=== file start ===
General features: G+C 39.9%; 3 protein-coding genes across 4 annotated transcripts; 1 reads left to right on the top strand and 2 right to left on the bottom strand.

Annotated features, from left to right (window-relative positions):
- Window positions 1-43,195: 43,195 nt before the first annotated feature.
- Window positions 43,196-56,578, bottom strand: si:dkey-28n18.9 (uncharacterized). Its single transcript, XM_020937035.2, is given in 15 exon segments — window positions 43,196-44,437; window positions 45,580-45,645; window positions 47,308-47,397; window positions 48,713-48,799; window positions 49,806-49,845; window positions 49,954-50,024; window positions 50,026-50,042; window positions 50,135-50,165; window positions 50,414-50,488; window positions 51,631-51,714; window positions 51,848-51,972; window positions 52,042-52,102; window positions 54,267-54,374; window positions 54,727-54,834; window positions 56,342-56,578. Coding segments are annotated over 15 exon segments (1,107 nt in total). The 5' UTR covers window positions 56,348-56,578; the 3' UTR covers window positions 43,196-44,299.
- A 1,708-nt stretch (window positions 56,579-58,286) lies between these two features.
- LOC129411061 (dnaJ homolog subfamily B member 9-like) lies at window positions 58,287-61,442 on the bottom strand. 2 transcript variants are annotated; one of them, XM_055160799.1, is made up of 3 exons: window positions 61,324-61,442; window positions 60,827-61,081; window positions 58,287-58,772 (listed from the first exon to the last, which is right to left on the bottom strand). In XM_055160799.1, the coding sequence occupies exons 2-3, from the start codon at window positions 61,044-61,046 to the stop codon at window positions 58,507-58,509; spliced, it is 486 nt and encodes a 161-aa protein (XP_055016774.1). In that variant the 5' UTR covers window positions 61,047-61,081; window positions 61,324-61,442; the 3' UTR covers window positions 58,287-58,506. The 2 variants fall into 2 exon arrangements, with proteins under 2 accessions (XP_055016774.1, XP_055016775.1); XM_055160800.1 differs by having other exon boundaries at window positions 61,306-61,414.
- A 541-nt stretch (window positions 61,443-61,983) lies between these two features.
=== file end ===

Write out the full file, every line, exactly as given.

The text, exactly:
General features: G+C 39.9%; 3 protein-coding genes across 4 annotated transcripts; 1 reads left to right on the top strand and 2 right to left on the bottom strand.

Annotated features, from left to right (window-relative positions):
- Window positions 1-43,195: 43,195 nt before the first annotated feature.
- Window positions 43,196-56,578, bottom strand: si:dkey-28n18.9 (uncharacterized). Its single transcript, XM_020937035.2, is given in 15 exon segments — window positions 43,196-44,437; window positions 45,580-45,645; window positions 47,308-47,397; window positions 48,713-48,799; window positions 49,806-49,845; window positions 49,954-50,024; window positions 50,026-50,042; window positions 50,135-50,165; window positions 50,414-50,488; window positions 51,631-51,714; window positions 51,848-51,972; window positions 52,042-52,102; window positions 54,267-54,374; window positions 54,727-54,834; window positions 56,342-56,578. Coding segments are annotated over 15 exon segments (1,107 nt in total). The 5' UTR covers window positions 56,348-56,578; the 3' UTR covers window positions 43,196-44,299.
- A 1,708-nt stretch (window positions 56,579-58,286) lies between these two features.
- LOC129411061 (dnaJ homolog subfamily B member 9-like) lies at window positions 58,287-61,442 on the bottom strand. 2 transcript variants are annotated; one of them, XM_055160799.1, is made up of 3 exons: window positions 61,324-61,442; window positions 60,827-61,081; window positions 58,287-58,772 (listed from the first exon to the last, which is right to left on the bottom strand). In XM_055160799.1, the coding sequence occupies exons 2-3, from the start codon at window positions 61,044-61,046 to the stop codon at window positions 58,507-58,509; spliced, it is 486 nt and encodes a 161-aa protein (XP_055016774.1). In that variant the 5' UTR covers window positions 61,047-61,081; window positions 61,324-61,442; the 3' UTR covers window positions 58,287-58,506. The 2 variants fall into 2 exon arrangements, with proteins under 2 accessions (XP_055016774.1, XP_055016775.1); XM_055160800.1 differs by having other exon boundaries at window positions 61,306-61,414.
- A 541-nt stretch (window positions 61,443-61,983) lies between these two features.